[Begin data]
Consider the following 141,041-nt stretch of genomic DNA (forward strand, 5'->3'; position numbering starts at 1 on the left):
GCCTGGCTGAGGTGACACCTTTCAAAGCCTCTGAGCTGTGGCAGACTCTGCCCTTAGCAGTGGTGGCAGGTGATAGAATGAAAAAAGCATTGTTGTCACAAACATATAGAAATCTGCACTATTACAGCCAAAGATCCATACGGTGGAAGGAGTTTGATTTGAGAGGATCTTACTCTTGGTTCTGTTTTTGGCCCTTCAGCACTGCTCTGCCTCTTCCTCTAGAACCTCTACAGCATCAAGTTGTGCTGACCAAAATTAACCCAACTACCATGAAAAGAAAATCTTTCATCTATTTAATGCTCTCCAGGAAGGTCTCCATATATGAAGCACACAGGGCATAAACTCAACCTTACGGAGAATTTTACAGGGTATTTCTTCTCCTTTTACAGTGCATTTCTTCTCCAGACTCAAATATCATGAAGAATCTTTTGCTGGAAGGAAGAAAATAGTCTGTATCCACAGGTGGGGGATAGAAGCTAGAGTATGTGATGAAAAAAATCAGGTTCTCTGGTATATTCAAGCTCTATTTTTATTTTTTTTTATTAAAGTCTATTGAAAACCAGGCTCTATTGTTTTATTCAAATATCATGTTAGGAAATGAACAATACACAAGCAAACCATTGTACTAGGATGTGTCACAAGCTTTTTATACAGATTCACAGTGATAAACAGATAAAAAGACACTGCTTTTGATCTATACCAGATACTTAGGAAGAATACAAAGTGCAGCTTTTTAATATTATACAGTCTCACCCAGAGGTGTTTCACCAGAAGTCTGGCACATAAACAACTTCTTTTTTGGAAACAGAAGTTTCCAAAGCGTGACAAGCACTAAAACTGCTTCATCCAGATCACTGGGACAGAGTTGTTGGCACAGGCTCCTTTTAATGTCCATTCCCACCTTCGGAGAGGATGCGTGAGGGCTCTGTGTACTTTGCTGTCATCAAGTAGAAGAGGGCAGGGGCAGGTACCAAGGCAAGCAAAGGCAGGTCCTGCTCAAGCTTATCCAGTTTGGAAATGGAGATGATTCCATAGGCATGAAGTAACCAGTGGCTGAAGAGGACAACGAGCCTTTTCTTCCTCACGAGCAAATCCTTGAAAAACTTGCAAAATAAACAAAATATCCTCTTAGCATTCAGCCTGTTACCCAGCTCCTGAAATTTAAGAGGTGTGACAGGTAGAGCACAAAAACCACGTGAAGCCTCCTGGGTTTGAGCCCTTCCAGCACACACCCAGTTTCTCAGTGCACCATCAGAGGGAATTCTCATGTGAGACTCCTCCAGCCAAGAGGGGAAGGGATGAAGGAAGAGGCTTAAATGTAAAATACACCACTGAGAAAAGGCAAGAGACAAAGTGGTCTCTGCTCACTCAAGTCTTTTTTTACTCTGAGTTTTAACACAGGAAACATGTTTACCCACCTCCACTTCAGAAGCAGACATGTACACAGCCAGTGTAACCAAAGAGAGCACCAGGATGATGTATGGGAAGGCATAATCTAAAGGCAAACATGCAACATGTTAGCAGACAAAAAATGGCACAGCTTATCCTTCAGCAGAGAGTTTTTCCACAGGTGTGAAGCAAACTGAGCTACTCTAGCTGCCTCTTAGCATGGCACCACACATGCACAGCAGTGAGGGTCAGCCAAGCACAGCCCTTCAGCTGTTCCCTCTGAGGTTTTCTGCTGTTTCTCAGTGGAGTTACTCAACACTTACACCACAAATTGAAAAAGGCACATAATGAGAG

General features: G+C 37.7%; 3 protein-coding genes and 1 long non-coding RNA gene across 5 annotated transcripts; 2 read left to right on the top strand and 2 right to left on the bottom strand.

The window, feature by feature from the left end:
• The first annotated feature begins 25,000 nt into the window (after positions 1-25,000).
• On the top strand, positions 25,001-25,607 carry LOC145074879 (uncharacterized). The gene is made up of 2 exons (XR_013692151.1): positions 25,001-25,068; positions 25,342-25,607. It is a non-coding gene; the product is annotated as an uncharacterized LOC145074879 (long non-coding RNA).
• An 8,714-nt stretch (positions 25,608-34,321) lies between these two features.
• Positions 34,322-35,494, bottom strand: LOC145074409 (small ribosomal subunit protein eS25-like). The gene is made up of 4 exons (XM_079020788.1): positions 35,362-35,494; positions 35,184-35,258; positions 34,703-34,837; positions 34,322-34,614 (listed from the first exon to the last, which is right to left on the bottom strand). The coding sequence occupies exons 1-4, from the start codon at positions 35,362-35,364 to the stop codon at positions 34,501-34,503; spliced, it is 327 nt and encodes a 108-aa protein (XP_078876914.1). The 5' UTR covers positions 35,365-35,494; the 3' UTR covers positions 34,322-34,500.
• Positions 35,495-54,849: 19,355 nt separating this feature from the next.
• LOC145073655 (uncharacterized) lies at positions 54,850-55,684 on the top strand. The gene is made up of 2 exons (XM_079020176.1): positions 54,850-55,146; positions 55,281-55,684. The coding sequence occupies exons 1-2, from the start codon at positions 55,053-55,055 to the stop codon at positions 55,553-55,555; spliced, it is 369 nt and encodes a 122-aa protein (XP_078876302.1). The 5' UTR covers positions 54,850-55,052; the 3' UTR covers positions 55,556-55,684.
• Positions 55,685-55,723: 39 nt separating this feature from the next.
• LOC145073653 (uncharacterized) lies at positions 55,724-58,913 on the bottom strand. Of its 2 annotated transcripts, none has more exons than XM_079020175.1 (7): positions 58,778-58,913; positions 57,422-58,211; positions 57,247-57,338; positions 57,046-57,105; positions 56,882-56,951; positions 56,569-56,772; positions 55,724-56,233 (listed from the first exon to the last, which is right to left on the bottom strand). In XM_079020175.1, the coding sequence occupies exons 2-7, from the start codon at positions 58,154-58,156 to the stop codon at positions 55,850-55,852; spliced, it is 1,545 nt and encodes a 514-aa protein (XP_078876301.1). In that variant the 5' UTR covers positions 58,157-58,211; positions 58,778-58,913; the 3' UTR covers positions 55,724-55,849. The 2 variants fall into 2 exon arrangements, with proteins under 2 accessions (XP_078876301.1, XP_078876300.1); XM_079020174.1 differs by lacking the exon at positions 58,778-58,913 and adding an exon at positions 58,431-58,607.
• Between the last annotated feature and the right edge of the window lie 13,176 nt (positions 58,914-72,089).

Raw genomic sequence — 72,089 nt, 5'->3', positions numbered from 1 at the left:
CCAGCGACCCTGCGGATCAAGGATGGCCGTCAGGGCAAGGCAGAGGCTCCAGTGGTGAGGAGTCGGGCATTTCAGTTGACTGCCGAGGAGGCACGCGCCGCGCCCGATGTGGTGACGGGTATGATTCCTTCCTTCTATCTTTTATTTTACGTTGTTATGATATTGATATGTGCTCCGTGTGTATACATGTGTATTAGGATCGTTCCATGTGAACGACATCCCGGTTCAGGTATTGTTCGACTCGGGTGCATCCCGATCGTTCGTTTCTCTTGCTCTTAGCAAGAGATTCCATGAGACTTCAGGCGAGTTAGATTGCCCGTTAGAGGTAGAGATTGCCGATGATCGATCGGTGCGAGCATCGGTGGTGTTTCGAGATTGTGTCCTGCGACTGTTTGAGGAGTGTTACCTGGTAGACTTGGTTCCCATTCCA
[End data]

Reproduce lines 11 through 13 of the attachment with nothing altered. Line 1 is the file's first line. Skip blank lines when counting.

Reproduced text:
• Positions 55,685-55,723: 39 nt separating this feature from the next.
• LOC145073653 (uncharacterized) lies at positions 55,724-58,913 on the bottom strand. Of its 2 annotated transcripts, none has more exons than XM_079020175.1 (7): positions 58,778-58,913; positions 57,422-58,211; positions 57,247-57,338; positions 57,046-57,105; positions 56,882-56,951; positions 56,569-56,772; positions 55,724-56,233 (listed from the first exon to the last, which is right to left on the bottom strand). In XM_079020175.1, the coding sequence occupies exons 2-7, from the start codon at positions 58,154-58,156 to the stop codon at positions 55,850-55,852; spliced, it is 1,545 nt and encodes a 514-aa protein (XP_078876301.1). In that variant the 5' UTR covers positions 58,157-58,211; positions 58,778-58,913; the 3' UTR covers positions 55,724-55,849. The 2 variants fall into 2 exon arrangements, with proteins under 2 accessions (XP_078876301.1, XP_078876300.1); XM_079020174.1 differs by lacking the exon at positions 58,778-58,913 and adding an exon at positions 58,431-58,607.
• Between the last annotated feature and the right edge of the window lie 13,176 nt (positions 58,914-72,089).